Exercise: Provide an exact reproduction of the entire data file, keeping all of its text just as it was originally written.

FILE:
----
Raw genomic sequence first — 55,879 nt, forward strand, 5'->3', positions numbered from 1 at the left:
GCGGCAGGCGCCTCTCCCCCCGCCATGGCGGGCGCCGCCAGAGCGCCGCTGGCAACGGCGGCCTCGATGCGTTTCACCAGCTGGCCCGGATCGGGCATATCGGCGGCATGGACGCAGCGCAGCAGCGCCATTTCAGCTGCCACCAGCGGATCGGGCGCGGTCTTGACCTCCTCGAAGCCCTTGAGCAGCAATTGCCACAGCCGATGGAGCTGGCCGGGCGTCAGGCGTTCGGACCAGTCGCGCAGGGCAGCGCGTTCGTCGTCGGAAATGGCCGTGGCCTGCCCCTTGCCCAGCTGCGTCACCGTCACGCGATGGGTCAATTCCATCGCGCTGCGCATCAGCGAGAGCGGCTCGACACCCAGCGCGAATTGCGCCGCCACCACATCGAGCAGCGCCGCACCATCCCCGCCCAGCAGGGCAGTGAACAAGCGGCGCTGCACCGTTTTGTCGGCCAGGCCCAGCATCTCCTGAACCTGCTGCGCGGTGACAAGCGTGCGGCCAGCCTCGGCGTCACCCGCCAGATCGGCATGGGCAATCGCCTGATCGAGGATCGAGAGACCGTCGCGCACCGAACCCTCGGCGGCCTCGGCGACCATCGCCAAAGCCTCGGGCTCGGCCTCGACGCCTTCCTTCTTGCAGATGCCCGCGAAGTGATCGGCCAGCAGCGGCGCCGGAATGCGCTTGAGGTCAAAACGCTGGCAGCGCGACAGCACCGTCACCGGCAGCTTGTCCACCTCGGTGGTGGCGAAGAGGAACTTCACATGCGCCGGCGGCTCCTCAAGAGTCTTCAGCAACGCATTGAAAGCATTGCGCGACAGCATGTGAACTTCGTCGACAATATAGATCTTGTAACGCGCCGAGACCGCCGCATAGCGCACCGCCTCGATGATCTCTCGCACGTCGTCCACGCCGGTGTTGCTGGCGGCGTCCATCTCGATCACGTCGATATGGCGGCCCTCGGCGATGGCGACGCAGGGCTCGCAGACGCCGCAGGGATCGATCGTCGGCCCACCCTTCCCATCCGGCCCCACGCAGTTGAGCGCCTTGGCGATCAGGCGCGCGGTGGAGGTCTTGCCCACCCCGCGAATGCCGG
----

Raw genomic sequence first — 55,879 nt, forward strand, 5'->3', positions numbered from 1 at the left:
GCGGCAGGCGCCTCTCCCCCCGCCATGGCGGGCGCCGCCAGAGCGCCGCTGGCAACGGCGGCCTCGATGCGTTTCACCAGCTGGCCCGGATCGGGCATATCGGCGGCATGGACGCAGCGCAGCAGCGCCATTTCAGCTGCCACCAGCGGATCGGGCGCGGTCTTGACCTCCTCGAAGCCCTTGAGCAGCAATTGCCACAGCCGATGGAGCTGGCCGGGCGTCAGGCGTTCGGACCAGTCGCGCAGGGCAGCGCGTTCGTCGTCGGAAATGGCCGTGGCCTGCCCCTTGCCCAGCTGCGTCACCGTCACGCGATGGGTCAATTCCATCGCGCTGCGCATCAGCGAGAGCGGCTCGACACCCAGCGCGAATTGCGCCGCCACCACATCGAGCAGCGCCGCACCATCCCCGCCCAGCAGGGCAGTGAACAAGCGGCGCTGCACCGTTTTGTCGGCCAGGCCCAGCATCTCCTGAACCTGCTGCGCGGTGACAAGCGTGCGGCCAGCCTCGGCGTCACCCGCCAGATCGGCATGGGCAATCGCCTGATCGAGGATCGAGAGACCGTCGCGCACCGAACCCTCGGCGGCCTCGGCGACCATCGCCAAAGCCTCGGGCTCGGCCTCGACGCCTTCCTTCTTGCAGATGCCCGCGAAGTGATCGGCCAGCAGCGGCGCCGGAATGCGCTTGAGGTCAAAACGCTGGCAGCGCGACAGCACCGTCACCGGCAGCTTGTCCACCTCGGTGGTGGCGAAGAGGAACTTCACATGCGCCGGCGGCTCCTCAAGAGTCTTCAGCAACGCATTGAAAGCATTGCGCGACAGCATGTGAACTTCGTCGACAATATAGATCTTGTAACGCGCCGAGACCGCCGCATAGCGCACCGCCTCGATGATCTCTCGCACGTCGTCCACGCCGGTGTTGCTGGCGGCGTCCATCTCGATCACGTCGATATGGCGGCCCTCGGCGATGGCGACGCAGGGCTCGCAGACGCCGCAGGGATCGATCGTCGGCCCACCCTTCCCATCCGGCCCCACGCAGTTGAGCGCCTTGGCGATCAGGCGCGCGGTGGAGGTCTTGCCCACCCCGCGAATGCCGG